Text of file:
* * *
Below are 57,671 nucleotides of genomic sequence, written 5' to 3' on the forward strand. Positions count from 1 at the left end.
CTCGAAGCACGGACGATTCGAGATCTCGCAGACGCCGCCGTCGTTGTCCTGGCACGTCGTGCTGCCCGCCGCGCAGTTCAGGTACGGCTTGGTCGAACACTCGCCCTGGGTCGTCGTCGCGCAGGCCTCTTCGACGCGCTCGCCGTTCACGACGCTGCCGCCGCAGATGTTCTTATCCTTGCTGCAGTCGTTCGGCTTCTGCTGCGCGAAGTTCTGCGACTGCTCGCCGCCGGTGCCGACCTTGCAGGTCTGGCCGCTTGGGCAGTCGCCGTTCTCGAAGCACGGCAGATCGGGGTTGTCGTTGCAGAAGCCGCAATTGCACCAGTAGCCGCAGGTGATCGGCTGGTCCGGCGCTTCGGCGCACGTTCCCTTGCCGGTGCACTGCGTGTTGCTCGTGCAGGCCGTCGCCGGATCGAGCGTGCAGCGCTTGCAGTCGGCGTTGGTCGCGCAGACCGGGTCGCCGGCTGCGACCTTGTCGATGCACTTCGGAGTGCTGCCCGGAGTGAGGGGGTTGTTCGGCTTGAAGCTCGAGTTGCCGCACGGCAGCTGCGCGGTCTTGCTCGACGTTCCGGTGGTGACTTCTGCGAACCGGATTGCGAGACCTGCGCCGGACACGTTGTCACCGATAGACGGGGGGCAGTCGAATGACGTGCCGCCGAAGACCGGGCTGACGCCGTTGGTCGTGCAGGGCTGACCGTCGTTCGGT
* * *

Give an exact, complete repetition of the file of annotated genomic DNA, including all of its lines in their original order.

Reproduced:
Below are 57,671 nucleotides of genomic sequence, written 5' to 3' on the forward strand. Positions count from 1 at the left end.
CTCGAAGCACGGACGATTCGAGATCTCGCAGACGCCGCCGTCGTTGTCCTGGCACGTCGTGCTGCCCGCCGCGCAGTTCAGGTACGGCTTGGTCGAACACTCGCCCTGGGTCGTCGTCGCGCAGGCCTCTTCGACGCGCTCGCCGTTCACGACGCTGCCGCCGCAGATGTTCTTATCCTTGCTGCAGTCGTTCGGCTTCTGCTGCGCGAAGTTCTGCGACTGCTCGCCGCCGGTGCCGACCTTGCAGGTCTGGCCGCTTGGGCAGTCGCCGTTCTCGAAGCACGGCAGATCGGGGTTGTCGTTGCAGAAGCCGCAATTGCACCAGTAGCCGCAGGTGATCGGCTGGTCCGGCGCTTCGGCGCACGTTCCCTTGCCGGTGCACTGCGTGTTGCTCGTGCAGGCCGTCGCCGGATCGAGCGTGCAGCGCTTGCAGTCGGCGTTGGTCGCGCAGACCGGGTCGCCGGCTGCGACCTTGTCGATGCACTTCGGAGTGCTGCCCGGAGTGAGGGGGTTGTTCGGCTTGAAGCTCGAGTTGCCGCACGGCAGCTGCGCGGTCTTGCTCGACGTTCCGGTGGTGACTTCTGCGAACCGGATTGCGAGACCTGCGCCGGACACGTTGTCACCGATAGACGGGGGGCAGTCGAATGACGTGCCGCCGAAGACCGGGCTGACGCCGTTGGTCGTGCAGGGCTGACCGTCGTTCGGT